Additives

The following aliphatic fatty acids:

  • caproic acid (hexanoic acid);
  • caprylic acid (octanoic acid);
  • capric acid (decanoic acid);
  • lauric acid (dodecanoic acid);
  • myristic acid (tetradecanoic acid);
  • palmitic acid (hexadecanoic acid);
  • stearic acid (octadecanoic acid);
  • arachidic acid (eicosanoic acid);
  • behenic acid (docosanoic acid)

    and equimolar mixtures of:

  • caproic acid + palmitic acid;
  • caprylic acid + palmitic acid;
  • capric acid + palmitic acid;
  • lauric acid + palmitic acid;
  • myristic acid + palmitic acid;
  • stearic acid + palmitic acid;
  • arachidic acid + palmitic acid;
  • behenic acid + palmitic acid
were used as additives. Table 4 presents molecular weight and purity of applied fatty acids. All of them were used as received, without further purification. Fatty acids and their mixtures were added into base fluids in the concentration range of 50 - 1000 ppm.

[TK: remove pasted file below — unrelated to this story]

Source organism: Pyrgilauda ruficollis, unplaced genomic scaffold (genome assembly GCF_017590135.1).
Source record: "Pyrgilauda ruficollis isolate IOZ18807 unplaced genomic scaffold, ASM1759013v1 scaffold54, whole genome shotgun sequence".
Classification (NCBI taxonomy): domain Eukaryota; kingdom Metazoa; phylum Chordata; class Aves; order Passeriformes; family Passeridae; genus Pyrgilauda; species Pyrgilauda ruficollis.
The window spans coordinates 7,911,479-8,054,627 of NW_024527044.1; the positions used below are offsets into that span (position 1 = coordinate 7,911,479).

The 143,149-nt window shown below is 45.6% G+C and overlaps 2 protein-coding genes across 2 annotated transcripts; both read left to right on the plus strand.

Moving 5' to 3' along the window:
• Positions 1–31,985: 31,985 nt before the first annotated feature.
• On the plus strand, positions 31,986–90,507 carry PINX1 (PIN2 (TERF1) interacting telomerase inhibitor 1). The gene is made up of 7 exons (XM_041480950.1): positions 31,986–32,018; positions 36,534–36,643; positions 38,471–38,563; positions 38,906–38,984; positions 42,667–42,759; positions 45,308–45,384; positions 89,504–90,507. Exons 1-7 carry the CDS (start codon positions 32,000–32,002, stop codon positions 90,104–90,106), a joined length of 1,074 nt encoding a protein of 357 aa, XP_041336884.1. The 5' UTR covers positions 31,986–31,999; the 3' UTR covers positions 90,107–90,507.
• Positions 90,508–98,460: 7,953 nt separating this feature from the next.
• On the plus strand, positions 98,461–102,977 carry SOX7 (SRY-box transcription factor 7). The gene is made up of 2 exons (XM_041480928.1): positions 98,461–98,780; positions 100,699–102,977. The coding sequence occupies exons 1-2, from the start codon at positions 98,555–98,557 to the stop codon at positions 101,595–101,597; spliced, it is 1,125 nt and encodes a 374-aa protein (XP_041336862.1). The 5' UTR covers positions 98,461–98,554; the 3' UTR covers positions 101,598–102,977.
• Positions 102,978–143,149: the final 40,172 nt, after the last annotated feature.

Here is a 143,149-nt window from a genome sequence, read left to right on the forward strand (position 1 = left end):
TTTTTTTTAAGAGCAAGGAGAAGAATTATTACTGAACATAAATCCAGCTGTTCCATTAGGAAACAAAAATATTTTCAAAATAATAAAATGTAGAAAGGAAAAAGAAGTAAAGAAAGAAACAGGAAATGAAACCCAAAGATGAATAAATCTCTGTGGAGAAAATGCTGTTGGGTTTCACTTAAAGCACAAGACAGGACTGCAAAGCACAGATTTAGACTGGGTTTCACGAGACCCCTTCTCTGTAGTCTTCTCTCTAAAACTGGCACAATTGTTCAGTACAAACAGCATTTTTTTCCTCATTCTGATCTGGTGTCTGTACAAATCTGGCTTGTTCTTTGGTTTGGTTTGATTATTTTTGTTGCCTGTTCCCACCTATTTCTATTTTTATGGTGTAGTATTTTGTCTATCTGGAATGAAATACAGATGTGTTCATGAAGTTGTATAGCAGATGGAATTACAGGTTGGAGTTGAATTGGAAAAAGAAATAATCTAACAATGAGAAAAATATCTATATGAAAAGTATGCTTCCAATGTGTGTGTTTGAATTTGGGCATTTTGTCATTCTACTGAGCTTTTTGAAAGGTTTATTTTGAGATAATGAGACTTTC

APPARATUS AND EXPERIMENTAL PROCEDURE

Wear tests were carried out with the ball-on-disc contact machine in which a stationary ball was loaded by a dead weight on a rotating disc. Prior to use, the test specimens were cleaned in acetone in an ultrasonic bath for 20 minutes. Sliding velocity and temperature were recorded continuously during the test. The test conditions (summarized in Table 5) were designed to result in boundary lubrication at the sliding interface. Minimum five tests were performed for each fluid.

INTERPRETATION OF OUTPUTS

The volume of material worn from the ball was calculated from the diameter of the spherical segment removed (wear scar diameter); this was measured after unloading the specimens, using a photomicroscope. Wear results obtained for each lubricant - collected in Tables 6 - 9 - include the wear scar diameter and the relative wear. The relative wear is the ratio of the volume ball wear obtained for a lubricant containing an additive and the volume ball wear for the base fluid, multiplied by 100 %. All other details relating to this procedure are described elsewhere [27].

RESULTS AND DISCUSSION

THE INFLUENCE OF FATTY ACIDS AND FATTY ACIDS MIXTURES ON WEAR BEHAVIOR OF LOW-SULFUR DIESEL FUELS